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Bert Ingelaere

contextualise the gacaca practice. Such a contextualisation is important in order to understand processes of territorialisation and deterritorialisation of the gacaca assemblage. Through these notions I am evoking the forces at play in and on the gacaca practice resulting in different types or styles of truth interacting in the gacaca assemblage : the forensic truth , the moral truth , the effectual truth and, what I refer to as the Truth-with-a-Capital-T . The first is a consequence of the design of the court system, the second is derived from the socio

Journal of Humanitarian Affairs
Encounters with biosocial power
Author: Kevin Ryan

Refiguring childhood stages a series of encounters with biosocial power, which is a specific zone of intensity within the more encompassing arena of biopower and biopolitics. Assembled at the intersection of thought and practice, biosocial power attempts to bring envisioned futures into the present, taking hold of life in the form of childhood, thereby bridging being and becoming while also shaping the power relations that encapsulate the social and cultural world(s) of adults and children. Taking up a critical perspective which is attentive to the contingency of childhoods – the ways in which particular childhoods are constituted and configured – the method used in the book is a transversal genealogy that moves between past and present while also crossing a series of discourses and practices framed by children’s rights (the right to play), citizenship, health, disadvantage and entrepreneurship education. The overarching analysis converges on contemporary neoliberal enterprise culture, which is approached as a conjuncture that helps to explain, and also to trouble, the growing emphasis on the agency and rights of children. It is against the backdrop of this problematic that the book makes its case for refiguring childhood. Focusing on the how, where and when of biosocial power, Refiguring childhood will appeal to researchers and students interested in examining the relationship between power and childhood through the lens of social and political theory, sociology, cultural studies, history and geography.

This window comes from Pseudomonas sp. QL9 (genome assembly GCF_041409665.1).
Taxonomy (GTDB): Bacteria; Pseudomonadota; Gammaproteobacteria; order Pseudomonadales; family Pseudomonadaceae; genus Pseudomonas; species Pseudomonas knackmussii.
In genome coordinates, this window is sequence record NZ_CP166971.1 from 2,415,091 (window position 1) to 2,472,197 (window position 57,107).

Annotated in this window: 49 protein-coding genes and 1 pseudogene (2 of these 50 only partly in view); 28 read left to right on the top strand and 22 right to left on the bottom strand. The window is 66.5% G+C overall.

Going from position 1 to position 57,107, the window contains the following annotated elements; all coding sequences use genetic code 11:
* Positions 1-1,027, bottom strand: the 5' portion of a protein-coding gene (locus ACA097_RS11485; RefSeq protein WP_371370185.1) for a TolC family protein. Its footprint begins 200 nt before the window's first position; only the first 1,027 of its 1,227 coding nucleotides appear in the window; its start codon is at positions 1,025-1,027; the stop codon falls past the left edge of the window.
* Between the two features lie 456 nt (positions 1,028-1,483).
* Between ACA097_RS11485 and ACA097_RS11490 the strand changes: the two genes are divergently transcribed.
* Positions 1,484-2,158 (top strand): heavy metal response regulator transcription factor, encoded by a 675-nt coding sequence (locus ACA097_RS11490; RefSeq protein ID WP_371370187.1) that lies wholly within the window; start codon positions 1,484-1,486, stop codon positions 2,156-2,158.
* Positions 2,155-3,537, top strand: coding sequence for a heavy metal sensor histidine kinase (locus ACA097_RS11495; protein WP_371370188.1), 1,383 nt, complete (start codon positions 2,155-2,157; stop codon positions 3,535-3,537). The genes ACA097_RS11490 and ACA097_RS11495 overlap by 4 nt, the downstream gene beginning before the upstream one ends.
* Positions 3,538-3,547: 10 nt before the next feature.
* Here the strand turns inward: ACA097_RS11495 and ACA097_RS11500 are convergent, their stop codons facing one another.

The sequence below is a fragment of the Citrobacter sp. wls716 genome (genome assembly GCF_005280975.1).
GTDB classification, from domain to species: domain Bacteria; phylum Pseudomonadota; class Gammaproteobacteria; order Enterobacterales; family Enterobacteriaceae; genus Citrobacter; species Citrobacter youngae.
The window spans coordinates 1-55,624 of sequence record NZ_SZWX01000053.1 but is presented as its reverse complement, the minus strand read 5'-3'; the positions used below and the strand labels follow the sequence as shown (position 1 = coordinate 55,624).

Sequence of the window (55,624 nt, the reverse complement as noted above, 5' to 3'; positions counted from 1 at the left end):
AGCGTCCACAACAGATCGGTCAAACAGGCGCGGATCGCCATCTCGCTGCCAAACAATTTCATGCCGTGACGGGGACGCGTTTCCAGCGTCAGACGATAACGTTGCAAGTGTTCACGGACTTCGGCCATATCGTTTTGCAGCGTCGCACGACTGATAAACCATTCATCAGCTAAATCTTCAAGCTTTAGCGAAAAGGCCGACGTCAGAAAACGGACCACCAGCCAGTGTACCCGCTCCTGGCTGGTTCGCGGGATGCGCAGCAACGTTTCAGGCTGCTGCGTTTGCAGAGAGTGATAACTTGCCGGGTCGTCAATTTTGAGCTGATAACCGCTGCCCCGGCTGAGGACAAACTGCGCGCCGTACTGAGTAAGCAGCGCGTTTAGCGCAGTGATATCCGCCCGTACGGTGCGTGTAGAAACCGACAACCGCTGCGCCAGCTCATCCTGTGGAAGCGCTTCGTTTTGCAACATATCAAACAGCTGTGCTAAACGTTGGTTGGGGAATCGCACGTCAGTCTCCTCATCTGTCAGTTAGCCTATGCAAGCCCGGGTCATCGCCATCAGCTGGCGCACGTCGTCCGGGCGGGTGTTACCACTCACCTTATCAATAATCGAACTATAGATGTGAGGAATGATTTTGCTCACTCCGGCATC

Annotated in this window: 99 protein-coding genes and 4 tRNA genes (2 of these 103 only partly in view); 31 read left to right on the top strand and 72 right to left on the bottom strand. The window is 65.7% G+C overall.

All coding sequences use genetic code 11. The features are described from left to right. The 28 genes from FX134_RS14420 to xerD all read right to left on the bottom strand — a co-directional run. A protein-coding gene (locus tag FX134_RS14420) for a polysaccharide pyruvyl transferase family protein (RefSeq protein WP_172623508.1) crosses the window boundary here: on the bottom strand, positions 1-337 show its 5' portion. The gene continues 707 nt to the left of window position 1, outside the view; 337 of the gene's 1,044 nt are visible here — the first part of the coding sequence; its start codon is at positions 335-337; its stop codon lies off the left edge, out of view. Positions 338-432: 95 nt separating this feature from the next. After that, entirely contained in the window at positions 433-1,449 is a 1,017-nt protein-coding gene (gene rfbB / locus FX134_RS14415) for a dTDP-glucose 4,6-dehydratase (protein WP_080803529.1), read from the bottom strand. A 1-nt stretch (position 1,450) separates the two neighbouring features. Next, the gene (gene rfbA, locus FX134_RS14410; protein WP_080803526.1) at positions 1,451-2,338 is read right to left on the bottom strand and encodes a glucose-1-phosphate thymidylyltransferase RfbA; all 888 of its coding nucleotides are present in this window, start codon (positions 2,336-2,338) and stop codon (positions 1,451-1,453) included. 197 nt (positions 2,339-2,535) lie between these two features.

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War, sovereignty, and resistance to the biopolitical imperium
Julian Reid